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1112 2012 Fiat 500 December Update
four seasons long-term tests

2012 Fiat 500 - Four Seasons Update - December 2011

Months: 4 / Miles: 9796

Matt Tierney
#Fiat, #500
WINTER
2012 Fiat 500 reviews to date

Things that are fun usually aren't completely safe: playing with fire, messing with Sasquatch, skydiving, hanging out with West Coast editor Jason Cammisa, and bull fighting are all prime examples.

As we enjoyed the free-revving fun of the Fiat's engine during the last few months, we should've kept "what's fun isn’t always safe" in mind. The other Italian-made loafer had to drop eventually. It did earlier this month when we learned that the National Highway Traffic Safety Administration had tested Fiat’s subcompact and given it a dismal three-star safety rating out of a possible five stars, an interesting outcome after it was named a top safety pick by the Insurance Institute for Highway Safety awhile back. Well, three out of five isn't that bad, is it? Well, actually, it’s the lowest, worst, bottom-of-the-barrel rating for any 2012 model tested so far. Ouch.

Our confidence was somewhat shaken. Paranoia began to creep into our minds, the fear of imminent side-impact death settling in any time we got behind the wheel. Some of our staff began to notice uninspired safety solutions implemented on the 500 to solve problems that shouldn't have been there in the first place, like a big, driver's-side B-pillar blindspot. "Try to glance over your shoulder before a lane change to the left and all you see is black plastic," states senior editor Eric Tingwall. "Fortunately, Fiat has compensated with a sliver of convex glass on the driver’s side mirror. It's a nice consolation prize, if not quite as elegant as not having such a blindspot."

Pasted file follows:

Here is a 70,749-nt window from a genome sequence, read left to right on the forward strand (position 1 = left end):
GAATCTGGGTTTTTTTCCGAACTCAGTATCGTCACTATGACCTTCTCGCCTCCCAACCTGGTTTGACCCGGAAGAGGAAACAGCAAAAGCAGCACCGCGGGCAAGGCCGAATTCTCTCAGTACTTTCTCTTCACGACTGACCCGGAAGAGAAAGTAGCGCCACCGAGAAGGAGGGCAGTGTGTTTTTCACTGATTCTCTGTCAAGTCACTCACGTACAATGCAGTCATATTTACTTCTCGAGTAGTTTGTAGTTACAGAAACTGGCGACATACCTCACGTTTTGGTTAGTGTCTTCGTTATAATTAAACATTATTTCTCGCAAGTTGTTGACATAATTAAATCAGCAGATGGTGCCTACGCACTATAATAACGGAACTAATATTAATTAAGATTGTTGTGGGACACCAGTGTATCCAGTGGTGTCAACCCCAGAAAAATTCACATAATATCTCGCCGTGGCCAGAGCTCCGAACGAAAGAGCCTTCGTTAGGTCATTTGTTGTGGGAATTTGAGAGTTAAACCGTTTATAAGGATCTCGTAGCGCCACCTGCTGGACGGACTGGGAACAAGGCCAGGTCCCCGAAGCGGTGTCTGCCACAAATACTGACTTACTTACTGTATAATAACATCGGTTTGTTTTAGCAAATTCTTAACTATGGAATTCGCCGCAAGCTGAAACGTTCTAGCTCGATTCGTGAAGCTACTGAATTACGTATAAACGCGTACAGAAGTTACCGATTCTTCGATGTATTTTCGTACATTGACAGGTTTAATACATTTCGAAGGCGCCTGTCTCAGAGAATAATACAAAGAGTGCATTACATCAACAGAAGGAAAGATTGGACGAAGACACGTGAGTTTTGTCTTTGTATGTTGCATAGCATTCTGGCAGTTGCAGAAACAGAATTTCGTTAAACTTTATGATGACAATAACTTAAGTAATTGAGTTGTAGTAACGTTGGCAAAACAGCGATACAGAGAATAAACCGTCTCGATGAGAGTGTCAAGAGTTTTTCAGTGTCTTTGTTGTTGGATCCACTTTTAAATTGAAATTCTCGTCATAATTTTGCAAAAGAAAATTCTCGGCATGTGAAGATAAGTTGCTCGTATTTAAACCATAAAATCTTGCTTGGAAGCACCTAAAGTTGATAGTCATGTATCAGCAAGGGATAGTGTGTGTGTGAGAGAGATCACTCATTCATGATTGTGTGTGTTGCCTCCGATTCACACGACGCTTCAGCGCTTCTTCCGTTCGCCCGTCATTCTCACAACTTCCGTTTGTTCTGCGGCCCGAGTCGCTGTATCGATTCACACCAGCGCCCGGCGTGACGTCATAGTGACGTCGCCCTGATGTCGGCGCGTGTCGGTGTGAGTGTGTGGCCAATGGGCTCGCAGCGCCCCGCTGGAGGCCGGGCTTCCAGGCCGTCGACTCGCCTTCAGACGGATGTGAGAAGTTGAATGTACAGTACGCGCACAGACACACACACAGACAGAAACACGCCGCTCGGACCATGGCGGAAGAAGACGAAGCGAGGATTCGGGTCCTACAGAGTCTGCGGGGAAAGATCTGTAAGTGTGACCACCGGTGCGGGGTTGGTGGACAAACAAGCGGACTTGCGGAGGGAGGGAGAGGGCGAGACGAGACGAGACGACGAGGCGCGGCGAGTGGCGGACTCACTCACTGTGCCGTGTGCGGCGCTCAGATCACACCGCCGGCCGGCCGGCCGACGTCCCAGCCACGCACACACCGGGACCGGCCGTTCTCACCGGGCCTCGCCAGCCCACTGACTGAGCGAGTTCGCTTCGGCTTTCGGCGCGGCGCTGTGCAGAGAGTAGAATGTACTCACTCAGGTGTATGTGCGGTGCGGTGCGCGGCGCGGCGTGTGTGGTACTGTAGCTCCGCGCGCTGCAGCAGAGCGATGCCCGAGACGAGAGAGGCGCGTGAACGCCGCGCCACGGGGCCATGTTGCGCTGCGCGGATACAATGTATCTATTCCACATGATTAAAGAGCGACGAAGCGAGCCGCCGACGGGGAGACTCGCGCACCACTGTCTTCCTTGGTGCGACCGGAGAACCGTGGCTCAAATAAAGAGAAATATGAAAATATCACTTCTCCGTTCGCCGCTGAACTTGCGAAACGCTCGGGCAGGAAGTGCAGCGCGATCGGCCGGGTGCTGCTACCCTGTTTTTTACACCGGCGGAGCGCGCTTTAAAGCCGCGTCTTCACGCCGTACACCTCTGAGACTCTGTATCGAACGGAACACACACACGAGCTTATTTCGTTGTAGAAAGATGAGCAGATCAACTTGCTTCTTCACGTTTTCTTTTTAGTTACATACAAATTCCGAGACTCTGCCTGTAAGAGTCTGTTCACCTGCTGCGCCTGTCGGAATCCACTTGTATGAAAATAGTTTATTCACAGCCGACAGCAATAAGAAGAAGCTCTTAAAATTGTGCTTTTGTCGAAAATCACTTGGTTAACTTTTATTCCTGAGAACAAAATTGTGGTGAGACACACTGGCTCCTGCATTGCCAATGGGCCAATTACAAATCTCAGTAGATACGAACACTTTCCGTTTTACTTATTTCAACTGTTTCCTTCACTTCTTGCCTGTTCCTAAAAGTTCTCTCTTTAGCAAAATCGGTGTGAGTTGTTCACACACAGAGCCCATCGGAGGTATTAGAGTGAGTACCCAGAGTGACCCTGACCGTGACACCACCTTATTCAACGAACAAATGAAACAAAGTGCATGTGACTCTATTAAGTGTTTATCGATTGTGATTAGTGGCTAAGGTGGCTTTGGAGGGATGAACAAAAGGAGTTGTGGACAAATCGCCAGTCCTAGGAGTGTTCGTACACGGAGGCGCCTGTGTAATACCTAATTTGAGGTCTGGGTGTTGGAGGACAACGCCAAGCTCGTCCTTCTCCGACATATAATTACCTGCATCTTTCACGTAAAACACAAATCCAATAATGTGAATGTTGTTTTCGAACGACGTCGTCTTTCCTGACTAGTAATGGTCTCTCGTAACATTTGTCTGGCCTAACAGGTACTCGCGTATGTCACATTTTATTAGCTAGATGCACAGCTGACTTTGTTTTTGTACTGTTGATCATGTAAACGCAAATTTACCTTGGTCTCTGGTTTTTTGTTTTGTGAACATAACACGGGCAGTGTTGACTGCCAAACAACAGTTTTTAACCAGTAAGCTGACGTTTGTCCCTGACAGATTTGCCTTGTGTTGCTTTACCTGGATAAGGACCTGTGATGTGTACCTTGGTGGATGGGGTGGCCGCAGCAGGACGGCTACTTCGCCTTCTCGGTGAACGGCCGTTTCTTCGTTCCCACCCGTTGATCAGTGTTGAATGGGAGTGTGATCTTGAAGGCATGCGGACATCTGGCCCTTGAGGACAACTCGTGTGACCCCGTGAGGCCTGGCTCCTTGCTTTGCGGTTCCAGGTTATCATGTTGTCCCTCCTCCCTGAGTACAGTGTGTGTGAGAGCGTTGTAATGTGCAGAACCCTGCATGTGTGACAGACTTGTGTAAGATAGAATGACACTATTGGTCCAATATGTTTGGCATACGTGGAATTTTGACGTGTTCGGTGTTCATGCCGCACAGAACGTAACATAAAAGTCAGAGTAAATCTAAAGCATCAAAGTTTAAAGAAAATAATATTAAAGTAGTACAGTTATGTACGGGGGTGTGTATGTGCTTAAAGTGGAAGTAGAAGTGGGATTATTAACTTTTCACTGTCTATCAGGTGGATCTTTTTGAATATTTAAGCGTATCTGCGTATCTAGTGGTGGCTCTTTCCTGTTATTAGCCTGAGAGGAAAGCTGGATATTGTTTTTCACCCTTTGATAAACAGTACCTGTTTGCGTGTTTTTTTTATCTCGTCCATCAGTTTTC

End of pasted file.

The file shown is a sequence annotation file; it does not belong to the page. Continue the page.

To restore faith that the Fiat was indeed a safe, reliable foreigner trying to make its name in the states, we sprang into action. With winter ready to begin its onslaught any day, we called up Tire Rack, our official wheel and tire sponsor, ordered a set of Pirelli Winter 210 Snowcontrol Serie II tires, and had them mounted before a friend of the magazine took the 500 on a road trip to Memphis. There the A-segment hatch received its first scheduled maintenance, done just a few miles shy of its 8000-mile service date. $65.45 later, Gossett Fiat of Memphis had changed the oil and oil filter, and done a full 23-point inspection of our Four Seasons 500. No red flags were raised, although the passenger footwell carpeting did come adrift during the drive down south. The dealer simply glued it back down, free of charge.

The Fiat is functioning just as well as the day it arrived in late August, and time has lessened our wellbeing woes. Truth is, we're as happy as a litter of pups with two tails when we get to sprint around Ann Arbor in this fun little car, even if the Feds say it isn’t as safe as a Volvo. Check back next month to see if we survive January.

2012 Fiat 500 Specs
  • Overview
  • powertrain
  • chassis
  • measurements
  • equipment
  • options
Body style: 2-door hatchback
Accommodation: 4-passenger seating
Construction: Unitized steel body
Base price: (with dest.) $18,000
As tested: $19,850
Engine: 1.4-liter MultiAir I-4
Displacement: 1.4 liters
Power: 101 hp @ 6500 rpm
Torque: 98 lb-ft @ 4000 rpm
Transmission type: 5-speed manual transmission